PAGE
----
There is an ancient story which I just made up that runs something like this:
Once upon a time there was a man who could catch rabbits. This was ever so long ago and nobody in the whole world save this one man could catch rabbits. The people of his tribe asked the man, Manhe was his name, how it was that he could catch rabbits. Manhe explained that he had learned the way of thinking like a rabbit. "A rabbit," he said, "has its tricks and its little ways. If you follow a rabbit's ways and feel what a rabbit feels you can know what a rabbit is going to do. One catches the rabbit by being at the place where he will run to."
And then the people of his tribe asked Manhe how one learns to think like a rabbit. Manhe said to them, "You must awaken your rabbit self and let your rabbit self follow the way of the rabbit. Do not say, the rabbit does this and the rabbit does that. Instead say, now that I am a rabbit, what will I do."
The elders of the tribe were sore troubled and said, "This cannot be. A man is a man and rabbit is a rabbit. They are of two different kinds and they have different kinds of selves." Some said that Manhe should be put to death, that he was a monster, a mixture of man and rabbit. Others said that he was more than a man and must therefore be a god and should be worshiped. The elders quarreled greatly over this.
Finally the chief said, "This is great foolishness. Manhe is a man; any one can see that. Let us have no more talk of him being a god or a monster. Manhe can catch rabbits. This is something that our tribe needs to know how to do. He has told us how to catch rabbits but his words make no sense to us. Manhe, however, is only a man and men are often not good at explaining what it is that they do. We must ask the gods to make sense of his words for us."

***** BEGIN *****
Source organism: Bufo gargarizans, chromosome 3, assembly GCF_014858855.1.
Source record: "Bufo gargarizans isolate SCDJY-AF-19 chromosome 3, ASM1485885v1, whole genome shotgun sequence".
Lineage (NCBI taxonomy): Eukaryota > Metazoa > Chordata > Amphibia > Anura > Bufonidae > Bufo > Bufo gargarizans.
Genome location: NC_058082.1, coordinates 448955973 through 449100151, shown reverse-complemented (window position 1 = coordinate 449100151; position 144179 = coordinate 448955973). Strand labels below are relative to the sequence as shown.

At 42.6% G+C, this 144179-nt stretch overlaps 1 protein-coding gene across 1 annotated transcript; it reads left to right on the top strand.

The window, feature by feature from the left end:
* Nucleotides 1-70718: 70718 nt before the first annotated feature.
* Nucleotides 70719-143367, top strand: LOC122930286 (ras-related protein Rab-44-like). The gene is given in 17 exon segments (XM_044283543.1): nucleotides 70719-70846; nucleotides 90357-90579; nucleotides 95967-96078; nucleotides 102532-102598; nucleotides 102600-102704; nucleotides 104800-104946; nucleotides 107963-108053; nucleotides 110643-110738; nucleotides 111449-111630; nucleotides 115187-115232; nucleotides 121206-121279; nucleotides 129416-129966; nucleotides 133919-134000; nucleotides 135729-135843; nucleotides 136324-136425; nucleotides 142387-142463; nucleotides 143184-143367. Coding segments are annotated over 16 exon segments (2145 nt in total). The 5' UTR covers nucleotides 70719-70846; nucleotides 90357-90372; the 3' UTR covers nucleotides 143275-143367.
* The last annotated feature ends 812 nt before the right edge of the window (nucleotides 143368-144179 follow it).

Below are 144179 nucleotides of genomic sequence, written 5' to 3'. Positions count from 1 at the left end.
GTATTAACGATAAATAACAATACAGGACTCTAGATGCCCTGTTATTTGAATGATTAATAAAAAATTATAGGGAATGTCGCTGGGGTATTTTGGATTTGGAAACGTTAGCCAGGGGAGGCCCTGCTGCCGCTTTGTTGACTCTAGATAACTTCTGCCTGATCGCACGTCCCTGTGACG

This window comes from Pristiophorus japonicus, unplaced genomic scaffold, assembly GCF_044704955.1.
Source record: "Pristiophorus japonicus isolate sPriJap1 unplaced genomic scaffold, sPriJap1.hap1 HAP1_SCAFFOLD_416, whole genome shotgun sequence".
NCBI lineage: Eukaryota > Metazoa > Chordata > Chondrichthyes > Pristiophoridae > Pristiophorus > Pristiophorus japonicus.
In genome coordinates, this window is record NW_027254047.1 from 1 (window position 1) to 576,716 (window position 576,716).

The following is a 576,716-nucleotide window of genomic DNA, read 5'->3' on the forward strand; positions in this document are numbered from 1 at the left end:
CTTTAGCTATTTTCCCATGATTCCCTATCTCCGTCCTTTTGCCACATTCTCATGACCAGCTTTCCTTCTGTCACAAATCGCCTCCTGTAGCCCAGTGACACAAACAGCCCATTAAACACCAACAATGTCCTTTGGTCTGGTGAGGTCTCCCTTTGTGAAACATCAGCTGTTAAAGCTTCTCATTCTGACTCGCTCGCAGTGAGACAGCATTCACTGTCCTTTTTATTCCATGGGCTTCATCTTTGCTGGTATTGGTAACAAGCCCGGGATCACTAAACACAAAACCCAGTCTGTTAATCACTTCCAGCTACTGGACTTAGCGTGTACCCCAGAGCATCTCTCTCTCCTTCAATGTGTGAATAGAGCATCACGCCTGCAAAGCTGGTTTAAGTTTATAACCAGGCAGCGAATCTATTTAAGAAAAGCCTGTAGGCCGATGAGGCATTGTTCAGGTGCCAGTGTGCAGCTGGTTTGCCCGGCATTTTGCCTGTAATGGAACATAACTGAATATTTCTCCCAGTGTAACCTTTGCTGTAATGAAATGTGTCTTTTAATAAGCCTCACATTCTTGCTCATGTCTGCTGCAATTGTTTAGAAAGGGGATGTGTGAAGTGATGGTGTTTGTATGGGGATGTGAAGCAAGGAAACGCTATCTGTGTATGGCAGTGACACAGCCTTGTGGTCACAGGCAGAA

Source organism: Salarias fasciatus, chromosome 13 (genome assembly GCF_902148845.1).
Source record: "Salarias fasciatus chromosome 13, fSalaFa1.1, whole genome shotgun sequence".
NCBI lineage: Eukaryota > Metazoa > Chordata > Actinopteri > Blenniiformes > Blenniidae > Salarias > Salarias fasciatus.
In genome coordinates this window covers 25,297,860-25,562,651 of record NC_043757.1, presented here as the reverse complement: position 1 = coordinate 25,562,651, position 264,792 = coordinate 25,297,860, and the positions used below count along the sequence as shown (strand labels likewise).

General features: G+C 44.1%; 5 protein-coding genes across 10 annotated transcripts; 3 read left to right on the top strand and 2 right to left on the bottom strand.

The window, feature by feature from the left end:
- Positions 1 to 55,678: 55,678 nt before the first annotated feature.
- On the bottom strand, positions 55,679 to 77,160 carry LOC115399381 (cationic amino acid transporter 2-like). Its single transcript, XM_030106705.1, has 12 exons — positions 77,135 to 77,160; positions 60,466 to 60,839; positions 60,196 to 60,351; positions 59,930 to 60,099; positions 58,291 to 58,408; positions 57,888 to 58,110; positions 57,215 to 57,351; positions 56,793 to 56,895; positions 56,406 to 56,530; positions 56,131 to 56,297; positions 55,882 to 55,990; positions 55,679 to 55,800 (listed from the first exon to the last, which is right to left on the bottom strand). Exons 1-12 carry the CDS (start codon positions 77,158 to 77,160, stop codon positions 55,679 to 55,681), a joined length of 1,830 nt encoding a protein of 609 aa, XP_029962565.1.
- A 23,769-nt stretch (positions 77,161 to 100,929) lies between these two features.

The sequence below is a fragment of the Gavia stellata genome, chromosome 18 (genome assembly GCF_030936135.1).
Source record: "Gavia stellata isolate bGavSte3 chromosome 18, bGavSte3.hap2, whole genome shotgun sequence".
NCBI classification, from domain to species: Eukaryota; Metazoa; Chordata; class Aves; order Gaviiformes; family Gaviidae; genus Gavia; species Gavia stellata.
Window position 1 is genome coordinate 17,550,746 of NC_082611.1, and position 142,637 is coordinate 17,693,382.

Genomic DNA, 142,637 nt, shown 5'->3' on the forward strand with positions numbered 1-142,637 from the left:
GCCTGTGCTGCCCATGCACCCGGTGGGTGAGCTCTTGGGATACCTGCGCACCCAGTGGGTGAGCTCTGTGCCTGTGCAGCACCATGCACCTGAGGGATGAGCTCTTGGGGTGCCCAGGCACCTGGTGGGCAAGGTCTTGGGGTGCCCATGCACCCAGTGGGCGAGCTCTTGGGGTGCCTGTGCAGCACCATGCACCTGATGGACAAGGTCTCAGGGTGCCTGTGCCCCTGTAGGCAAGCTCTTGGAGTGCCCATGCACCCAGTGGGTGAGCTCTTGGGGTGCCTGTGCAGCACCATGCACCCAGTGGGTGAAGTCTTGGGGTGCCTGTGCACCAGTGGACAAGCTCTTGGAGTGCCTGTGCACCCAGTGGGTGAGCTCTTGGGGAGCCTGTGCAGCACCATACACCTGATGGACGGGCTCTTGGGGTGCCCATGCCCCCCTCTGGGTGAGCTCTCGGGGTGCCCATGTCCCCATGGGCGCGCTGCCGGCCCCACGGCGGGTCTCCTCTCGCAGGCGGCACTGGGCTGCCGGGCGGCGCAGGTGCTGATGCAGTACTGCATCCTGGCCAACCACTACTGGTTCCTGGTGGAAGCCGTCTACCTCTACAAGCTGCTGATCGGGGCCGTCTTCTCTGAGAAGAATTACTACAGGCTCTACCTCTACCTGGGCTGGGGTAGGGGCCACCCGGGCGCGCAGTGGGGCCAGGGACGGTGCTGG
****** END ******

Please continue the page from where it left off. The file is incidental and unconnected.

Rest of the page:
So the medicine men made great medicine. The chanted and they danced. They made the smoke that intoxicates. They called upon Oikme. Oikme answered them, "Why do you trouble me? What would you have of me?"
The chief said, "Manhe has the trick of catching rabbits. This is a good thing and we would know how he does it. He has told us but we can make no sense of his answer. Tell us, Oikme, what his words mean."
Oikme laughed, "That is easy enough. No man, not even Manhe, can think as a rabbit thinks for no man, not even Manhe, is a rabbit. But you do not need to think as a rabbit thinks to catch a rabbit. You only need to think like a rabbit, not exactly like a rabbit, but only well enough so as to catch the rabbit. This can be done for although men and rabbits are not the same they are not altogether different. As a man must eat so must a rabbit eat. As a man must escape the beast that would eat him, so must a rabbit. Each must run and hide in a way and a place that is suitable for him.
And the trick is to imagine yourself to be a rabbit. Imagine that you have a rabbit's feet and a rabbit's nose and a rabbit's fears and that in all ways you are a rabbit and, while imagining that you are a rabbit, observe what you think and do. You will not think as the rabbit thinks, and you will not think exactly like the rabbit, but you will do well enough. You cannot be a rabbit but you can think you are a rabbit."
And that is how men learned to catch rabbits.
This page was last updated June 15, 1999.